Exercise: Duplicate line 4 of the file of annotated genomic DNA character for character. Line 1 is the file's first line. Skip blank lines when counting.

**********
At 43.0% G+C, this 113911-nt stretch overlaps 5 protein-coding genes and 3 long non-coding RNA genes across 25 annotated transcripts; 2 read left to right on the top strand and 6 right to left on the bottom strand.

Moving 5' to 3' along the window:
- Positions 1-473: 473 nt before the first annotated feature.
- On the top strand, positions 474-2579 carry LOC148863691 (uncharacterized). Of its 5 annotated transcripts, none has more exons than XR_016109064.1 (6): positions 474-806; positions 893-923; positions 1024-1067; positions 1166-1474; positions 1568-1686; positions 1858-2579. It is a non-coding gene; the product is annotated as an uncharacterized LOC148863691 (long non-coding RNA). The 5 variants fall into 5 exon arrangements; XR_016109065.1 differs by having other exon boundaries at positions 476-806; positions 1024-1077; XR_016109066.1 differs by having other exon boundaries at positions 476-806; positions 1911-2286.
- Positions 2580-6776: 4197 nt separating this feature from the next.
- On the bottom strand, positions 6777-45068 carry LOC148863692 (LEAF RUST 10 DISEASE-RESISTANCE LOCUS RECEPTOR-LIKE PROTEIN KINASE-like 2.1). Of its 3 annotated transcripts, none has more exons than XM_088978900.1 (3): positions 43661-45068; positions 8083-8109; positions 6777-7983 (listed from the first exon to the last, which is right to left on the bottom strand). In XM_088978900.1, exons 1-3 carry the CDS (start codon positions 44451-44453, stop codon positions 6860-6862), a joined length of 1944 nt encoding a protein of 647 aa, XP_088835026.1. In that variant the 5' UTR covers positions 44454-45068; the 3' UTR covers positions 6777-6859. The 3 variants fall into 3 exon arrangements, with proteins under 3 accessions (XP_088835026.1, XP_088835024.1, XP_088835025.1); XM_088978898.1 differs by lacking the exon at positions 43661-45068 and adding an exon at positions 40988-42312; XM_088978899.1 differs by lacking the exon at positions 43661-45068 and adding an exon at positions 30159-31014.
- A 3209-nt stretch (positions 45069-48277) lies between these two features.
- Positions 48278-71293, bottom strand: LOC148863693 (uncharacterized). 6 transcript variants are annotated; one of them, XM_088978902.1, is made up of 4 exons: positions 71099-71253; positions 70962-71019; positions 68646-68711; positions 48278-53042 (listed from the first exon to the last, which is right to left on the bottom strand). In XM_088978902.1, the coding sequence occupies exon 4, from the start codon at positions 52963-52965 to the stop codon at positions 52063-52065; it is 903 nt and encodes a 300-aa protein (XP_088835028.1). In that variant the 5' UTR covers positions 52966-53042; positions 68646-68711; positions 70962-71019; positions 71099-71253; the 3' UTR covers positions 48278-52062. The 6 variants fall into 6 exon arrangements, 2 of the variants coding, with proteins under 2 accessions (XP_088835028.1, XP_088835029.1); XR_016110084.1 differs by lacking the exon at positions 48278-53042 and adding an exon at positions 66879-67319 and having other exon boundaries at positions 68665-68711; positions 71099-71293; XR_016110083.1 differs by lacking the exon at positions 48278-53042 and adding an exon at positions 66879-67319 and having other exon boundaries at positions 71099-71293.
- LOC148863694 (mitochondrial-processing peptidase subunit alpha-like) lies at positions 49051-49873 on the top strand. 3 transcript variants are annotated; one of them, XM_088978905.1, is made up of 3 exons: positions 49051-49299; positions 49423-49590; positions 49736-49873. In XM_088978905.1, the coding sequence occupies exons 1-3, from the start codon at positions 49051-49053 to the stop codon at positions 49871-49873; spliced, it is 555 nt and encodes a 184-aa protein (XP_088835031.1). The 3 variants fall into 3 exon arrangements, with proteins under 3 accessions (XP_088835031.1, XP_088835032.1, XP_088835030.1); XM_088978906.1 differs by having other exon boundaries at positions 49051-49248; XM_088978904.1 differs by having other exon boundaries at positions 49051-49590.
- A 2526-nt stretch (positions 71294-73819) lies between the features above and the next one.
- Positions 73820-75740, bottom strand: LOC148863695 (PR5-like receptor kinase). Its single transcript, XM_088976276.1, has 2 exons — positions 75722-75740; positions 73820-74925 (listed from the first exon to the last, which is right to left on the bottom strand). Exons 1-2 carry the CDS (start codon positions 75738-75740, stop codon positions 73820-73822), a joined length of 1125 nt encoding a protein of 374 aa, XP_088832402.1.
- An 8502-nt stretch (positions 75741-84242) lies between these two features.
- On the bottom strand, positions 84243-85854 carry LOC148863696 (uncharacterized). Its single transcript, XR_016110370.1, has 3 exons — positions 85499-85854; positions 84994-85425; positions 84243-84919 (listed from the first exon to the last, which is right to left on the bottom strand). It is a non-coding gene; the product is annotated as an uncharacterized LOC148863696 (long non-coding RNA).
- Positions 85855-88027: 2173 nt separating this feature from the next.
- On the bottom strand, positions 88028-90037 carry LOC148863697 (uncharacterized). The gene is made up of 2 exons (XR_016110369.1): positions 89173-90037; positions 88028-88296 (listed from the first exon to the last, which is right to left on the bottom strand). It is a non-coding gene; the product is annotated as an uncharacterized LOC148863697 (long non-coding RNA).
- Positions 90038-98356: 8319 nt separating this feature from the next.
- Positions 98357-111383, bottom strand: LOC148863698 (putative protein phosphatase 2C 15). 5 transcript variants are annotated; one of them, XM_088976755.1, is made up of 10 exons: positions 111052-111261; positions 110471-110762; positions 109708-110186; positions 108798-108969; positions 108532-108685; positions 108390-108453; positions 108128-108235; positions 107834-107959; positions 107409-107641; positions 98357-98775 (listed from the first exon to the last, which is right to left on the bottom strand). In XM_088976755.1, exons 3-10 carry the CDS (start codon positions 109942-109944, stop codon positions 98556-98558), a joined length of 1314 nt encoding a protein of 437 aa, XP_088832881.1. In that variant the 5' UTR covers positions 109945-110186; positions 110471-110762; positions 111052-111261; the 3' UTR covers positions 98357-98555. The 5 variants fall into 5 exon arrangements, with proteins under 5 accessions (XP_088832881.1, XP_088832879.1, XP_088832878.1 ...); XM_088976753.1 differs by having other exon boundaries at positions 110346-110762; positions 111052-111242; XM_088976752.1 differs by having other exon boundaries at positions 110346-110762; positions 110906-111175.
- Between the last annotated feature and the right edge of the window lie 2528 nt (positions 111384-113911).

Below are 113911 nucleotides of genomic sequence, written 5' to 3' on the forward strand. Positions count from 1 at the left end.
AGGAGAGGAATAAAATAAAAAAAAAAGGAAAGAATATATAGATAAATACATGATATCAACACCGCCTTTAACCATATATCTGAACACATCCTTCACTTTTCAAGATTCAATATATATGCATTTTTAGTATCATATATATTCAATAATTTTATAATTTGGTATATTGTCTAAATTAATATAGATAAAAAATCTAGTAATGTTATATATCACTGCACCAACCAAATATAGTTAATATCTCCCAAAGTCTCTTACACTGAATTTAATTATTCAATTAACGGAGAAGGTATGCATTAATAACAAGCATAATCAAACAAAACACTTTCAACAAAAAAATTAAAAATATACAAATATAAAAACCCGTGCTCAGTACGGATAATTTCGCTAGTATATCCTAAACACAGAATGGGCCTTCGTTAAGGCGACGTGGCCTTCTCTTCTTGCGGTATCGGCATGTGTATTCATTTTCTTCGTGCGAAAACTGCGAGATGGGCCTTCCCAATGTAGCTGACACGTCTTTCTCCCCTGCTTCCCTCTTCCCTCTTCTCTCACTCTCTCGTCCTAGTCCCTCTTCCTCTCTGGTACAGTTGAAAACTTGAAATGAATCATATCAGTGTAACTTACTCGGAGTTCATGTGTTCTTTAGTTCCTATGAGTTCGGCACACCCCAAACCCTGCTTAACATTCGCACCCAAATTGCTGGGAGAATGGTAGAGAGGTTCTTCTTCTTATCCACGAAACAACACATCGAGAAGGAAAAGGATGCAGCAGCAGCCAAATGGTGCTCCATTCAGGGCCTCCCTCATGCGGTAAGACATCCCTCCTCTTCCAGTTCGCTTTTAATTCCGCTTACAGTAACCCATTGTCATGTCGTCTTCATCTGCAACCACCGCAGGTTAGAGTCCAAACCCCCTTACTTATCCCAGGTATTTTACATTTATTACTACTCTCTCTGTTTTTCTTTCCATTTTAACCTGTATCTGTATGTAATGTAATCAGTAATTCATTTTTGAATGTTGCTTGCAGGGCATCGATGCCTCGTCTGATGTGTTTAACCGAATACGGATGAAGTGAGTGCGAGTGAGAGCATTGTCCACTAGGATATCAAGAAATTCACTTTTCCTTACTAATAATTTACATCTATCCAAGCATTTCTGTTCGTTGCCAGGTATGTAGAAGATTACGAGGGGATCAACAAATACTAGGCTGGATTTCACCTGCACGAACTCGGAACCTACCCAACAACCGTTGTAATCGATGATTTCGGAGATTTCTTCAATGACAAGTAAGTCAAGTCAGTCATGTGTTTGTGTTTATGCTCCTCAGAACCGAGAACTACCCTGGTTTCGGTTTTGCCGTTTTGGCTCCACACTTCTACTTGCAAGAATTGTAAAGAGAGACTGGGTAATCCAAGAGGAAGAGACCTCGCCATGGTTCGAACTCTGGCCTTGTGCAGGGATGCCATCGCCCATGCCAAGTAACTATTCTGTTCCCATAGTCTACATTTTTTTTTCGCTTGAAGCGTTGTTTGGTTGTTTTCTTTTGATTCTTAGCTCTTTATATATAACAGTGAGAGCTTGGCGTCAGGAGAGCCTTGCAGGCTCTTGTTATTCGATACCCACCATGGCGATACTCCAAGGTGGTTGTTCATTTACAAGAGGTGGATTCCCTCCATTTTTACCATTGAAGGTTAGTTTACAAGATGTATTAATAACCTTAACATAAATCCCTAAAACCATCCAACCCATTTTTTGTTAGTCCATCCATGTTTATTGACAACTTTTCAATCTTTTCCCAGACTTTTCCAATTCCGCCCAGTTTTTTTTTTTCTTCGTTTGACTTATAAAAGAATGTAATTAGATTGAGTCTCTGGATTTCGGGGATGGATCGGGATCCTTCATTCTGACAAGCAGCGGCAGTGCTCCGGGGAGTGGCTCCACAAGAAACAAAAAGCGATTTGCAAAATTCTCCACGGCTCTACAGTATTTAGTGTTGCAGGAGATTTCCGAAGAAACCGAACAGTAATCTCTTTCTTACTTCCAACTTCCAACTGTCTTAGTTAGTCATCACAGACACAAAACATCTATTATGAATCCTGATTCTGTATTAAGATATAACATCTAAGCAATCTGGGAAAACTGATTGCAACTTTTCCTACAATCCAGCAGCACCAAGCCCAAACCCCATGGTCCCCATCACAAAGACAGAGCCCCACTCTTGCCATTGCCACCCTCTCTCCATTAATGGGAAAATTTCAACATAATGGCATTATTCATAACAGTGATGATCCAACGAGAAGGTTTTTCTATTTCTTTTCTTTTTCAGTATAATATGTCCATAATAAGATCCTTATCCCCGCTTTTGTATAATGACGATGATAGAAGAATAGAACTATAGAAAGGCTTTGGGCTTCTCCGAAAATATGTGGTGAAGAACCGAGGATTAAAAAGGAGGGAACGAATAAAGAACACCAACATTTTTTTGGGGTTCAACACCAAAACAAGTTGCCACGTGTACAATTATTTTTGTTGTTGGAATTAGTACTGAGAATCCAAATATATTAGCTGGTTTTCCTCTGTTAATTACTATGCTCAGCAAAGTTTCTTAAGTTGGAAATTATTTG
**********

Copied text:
- On the top strand, positions 474-2579 carry LOC148863691 (uncharacterized). Of its 5 annotated transcripts, none has more exons than XR_016109064.1 (6): positions 474-806; positions 893-923; positions 1024-1067; positions 1166-1474; positions 1568-1686; positions 1858-2579. It is a non-coding gene; the product is annotated as an uncharacterized LOC148863691 (long non-coding RNA). The 5 variants fall into 5 exon arrangements; XR_016109065.1 differs by having other exon boundaries at positions 476-806; positions 1024-1077; XR_016109066.1 differs by having other exon boundaries at positions 476-806; positions 1911-2286.